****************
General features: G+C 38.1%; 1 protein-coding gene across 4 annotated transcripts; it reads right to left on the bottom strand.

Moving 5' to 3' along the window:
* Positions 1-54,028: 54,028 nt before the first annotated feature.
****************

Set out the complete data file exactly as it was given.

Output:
General features: G+C 38.1%; 1 protein-coding gene across 4 annotated transcripts; it reads right to left on the bottom strand.

Moving 5' to 3' along the window:
* Positions 1-54,028: 54,028 nt before the first annotated feature.